About our contributors
While you are probably sick of these updates, we do want to be in touch, because we are so short before the end game. 14% to go and it's still steep. It ain't over until it's over. This gives us an opportunity to introduce our contributors – no matter what the outcome.
A big part of being a working artist is to deal with the fact, that you are out there on a limb on your own, building your own infrastructure, context and at the end, audience. While you are growing older the stakes get higher with treading that path. But you do it because you love it. You are not relying on government funding, or big distribution monopoly or some status quo to play the game. When you make the kind of imagery we make, it's also a different tree to climb because the solutions are outside of the applied norm.
We've been extremely lucky to have been supported by the people in Chicago, the Midwest, as well as individuals from overseas. We wouldn't be a working studio without every $10 dollars that comes through our door. Again and again, someone carries us – thus the work. Amongst these very generous people that keep the fire going for us, are the contributors of this book. This is a stellar cast of talent, that know how to work from the ground up and independent. If you have a minute or more to really take a look at why they are part of this project, it might give you a deeper understanding of how this all will come together.
Alex Fuller who is designing the book, is an amazing designer. He does it minimal and critical. But it's more then just that. We worked with Alex in conjunction with the exhibit Waiting out the Rain that was presented at the Family Room. We learned fast how Alex understands to not stress the point while designing. This allows for a great space for content to unfold. Further more, we worked with him in context with his co-run artist book company, 5x7books. It was there where he really pushed us to explore the simple constraints of the project with content development. Having him on this project, will give a great balance of friction and openness for our work. As he lives in Chicago, this will allow a real interaction from going from manuscript to designed object.
Nathan Keay is a Chicago based photographer that comes to the image from many angles. He has a his own distinct body of work while at the same time tackling hardcore skills around reproduction. This balance is important for us. If someone takes a photo of your work, there's always a translation that happens when it get's captured. Nuances are important for our color palette and having someone on board that is a creative person, but willing to do this detailed work is insanely generous. We are in the best of hands and eyes.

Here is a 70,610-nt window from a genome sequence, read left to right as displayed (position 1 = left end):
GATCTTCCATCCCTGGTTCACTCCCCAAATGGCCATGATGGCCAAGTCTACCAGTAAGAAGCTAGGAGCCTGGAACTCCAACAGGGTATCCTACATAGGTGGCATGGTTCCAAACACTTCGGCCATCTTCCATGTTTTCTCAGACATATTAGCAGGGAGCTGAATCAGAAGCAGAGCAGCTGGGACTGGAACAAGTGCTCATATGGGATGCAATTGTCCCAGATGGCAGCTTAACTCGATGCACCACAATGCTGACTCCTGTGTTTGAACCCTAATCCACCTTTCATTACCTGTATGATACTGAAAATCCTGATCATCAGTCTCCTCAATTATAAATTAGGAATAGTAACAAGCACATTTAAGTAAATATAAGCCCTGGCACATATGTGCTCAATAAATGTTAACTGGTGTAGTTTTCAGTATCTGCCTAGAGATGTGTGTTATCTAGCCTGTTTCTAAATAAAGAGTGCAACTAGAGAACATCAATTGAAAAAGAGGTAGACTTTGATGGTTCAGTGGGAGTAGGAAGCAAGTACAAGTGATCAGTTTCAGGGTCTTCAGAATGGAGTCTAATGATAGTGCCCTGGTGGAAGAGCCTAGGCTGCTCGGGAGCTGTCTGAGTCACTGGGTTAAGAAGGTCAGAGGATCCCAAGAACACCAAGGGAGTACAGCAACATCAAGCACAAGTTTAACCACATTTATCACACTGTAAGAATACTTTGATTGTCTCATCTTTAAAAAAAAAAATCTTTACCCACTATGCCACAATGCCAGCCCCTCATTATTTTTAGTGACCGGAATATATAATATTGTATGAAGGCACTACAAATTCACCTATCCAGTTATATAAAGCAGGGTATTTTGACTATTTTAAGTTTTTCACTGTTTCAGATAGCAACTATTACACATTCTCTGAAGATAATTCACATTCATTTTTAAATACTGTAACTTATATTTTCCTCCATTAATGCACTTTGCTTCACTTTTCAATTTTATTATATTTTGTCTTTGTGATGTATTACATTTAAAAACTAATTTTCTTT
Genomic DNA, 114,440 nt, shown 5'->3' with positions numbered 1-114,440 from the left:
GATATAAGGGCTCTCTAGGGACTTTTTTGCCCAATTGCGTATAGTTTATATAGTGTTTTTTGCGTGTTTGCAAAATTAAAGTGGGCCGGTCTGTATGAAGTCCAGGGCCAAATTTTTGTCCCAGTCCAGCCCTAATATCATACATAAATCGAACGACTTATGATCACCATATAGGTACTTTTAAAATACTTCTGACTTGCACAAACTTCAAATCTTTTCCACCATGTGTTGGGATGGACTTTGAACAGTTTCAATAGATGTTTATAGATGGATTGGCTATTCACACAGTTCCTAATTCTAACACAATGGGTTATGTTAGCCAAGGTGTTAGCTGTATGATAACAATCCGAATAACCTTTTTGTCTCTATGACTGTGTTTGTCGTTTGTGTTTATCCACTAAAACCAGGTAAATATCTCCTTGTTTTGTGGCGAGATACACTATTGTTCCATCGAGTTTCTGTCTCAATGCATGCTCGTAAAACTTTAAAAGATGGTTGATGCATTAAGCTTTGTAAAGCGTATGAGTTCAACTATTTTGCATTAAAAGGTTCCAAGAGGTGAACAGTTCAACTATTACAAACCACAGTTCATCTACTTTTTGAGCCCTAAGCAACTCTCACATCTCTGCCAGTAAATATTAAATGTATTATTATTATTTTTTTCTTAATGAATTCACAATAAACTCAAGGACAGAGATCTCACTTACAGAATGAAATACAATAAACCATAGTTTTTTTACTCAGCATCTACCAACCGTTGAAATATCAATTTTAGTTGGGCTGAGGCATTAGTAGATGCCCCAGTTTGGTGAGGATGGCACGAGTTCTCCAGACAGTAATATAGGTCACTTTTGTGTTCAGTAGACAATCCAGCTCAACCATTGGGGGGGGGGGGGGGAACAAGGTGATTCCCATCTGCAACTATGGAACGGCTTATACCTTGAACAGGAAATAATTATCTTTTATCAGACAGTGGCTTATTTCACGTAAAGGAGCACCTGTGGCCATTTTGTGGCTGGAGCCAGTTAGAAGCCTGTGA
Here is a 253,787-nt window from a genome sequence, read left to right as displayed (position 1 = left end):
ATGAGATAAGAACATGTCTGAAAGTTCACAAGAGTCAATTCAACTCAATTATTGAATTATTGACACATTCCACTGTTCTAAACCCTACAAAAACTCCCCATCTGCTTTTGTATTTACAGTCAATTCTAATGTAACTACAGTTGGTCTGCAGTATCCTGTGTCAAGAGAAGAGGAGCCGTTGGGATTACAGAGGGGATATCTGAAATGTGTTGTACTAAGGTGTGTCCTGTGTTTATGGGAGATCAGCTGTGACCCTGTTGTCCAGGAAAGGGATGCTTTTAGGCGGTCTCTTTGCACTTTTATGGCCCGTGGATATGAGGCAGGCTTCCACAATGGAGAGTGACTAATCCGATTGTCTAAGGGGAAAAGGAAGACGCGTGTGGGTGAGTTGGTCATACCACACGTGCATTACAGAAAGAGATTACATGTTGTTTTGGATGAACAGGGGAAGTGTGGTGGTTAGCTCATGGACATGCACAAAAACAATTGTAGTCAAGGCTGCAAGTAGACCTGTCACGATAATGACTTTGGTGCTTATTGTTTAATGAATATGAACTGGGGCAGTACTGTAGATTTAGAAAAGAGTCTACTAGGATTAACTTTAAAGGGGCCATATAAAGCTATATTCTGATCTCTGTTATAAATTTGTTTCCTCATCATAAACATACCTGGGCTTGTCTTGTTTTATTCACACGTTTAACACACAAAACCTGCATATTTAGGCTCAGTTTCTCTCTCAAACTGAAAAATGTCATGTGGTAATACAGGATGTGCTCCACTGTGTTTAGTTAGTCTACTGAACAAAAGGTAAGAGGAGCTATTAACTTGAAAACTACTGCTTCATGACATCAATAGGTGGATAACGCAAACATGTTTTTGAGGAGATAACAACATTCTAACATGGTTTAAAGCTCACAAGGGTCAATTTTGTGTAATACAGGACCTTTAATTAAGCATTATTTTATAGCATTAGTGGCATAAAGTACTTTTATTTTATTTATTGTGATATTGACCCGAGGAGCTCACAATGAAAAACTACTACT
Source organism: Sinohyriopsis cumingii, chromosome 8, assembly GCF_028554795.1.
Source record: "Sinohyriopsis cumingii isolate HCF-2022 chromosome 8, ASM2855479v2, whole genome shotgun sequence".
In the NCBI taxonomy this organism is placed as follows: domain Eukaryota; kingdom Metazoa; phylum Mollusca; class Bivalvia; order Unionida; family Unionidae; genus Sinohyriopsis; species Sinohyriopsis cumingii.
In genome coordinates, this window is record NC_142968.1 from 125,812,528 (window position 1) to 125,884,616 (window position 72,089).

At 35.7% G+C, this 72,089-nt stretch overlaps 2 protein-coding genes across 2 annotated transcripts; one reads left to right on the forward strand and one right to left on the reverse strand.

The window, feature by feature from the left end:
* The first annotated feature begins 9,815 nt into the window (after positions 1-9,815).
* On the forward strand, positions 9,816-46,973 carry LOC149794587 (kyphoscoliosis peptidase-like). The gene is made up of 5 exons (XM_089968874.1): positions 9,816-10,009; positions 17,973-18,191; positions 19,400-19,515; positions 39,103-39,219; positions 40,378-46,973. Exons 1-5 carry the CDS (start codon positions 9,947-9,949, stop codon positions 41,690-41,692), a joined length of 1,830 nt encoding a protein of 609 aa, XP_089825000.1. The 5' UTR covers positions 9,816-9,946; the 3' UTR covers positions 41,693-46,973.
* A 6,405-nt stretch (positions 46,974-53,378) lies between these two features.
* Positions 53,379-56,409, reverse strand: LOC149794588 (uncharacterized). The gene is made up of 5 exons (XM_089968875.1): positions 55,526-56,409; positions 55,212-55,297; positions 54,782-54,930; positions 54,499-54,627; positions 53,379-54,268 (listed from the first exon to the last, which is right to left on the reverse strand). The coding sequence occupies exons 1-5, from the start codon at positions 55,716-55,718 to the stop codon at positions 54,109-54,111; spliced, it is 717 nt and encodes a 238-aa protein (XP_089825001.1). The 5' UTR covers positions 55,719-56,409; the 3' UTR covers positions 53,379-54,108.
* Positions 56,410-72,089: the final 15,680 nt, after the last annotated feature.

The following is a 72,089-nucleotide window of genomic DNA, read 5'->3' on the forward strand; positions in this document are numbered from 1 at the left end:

Jonathan Messinger and Zach Dodson are featherproof books. The two are an independent publishing force here in Chicago constantly investing into literary talent. We don't quite belong to that group, but they work tirelessly on content and get it out to people. We have had the opportunity to work with these two publishing masters in many different contexts before. Jonathan was a big part in our previous book, Field Integration, serving as editor. Zach is a production guru, visual editing master. We've worked with him in context with the Show 'n Tell Show. Having this team on board gives us four extra eyes, but the two biggest hearts!
Michael Cina is a Minneapolis-based designer and artist. He has forged, over the past decade, a huge body of work and an aesthetic that is now emulated everywhere. We've been long time admirers of his work, as he doesn't care about all the labels between art and design. He is just interested in what visual impressions do, what there impact is. We were lucky enough to connect to this approach first hand while we were working on a collaboration for Ghostly International. When we read his article in Creative Review on a recent design exhibit, it sealed the deep notion, that we wanted him to write a critical preface on our work.
Gus Gavino is a film maker that has pushed us from day one on discussions on what film can be, how moving pictures work, what it means to build a visual language as a director... He was so generous in giving his time to help us put this fundraiser together while questioning our motives and how we wanted to present them. As a film maker in the Midwest, he knows the battles of getting your work out there. We are often in the same point discussing visual culture. We are very humbled that he wanted to be a part of this.
It's the final count down! 60 more books to go!
Nadine and Nick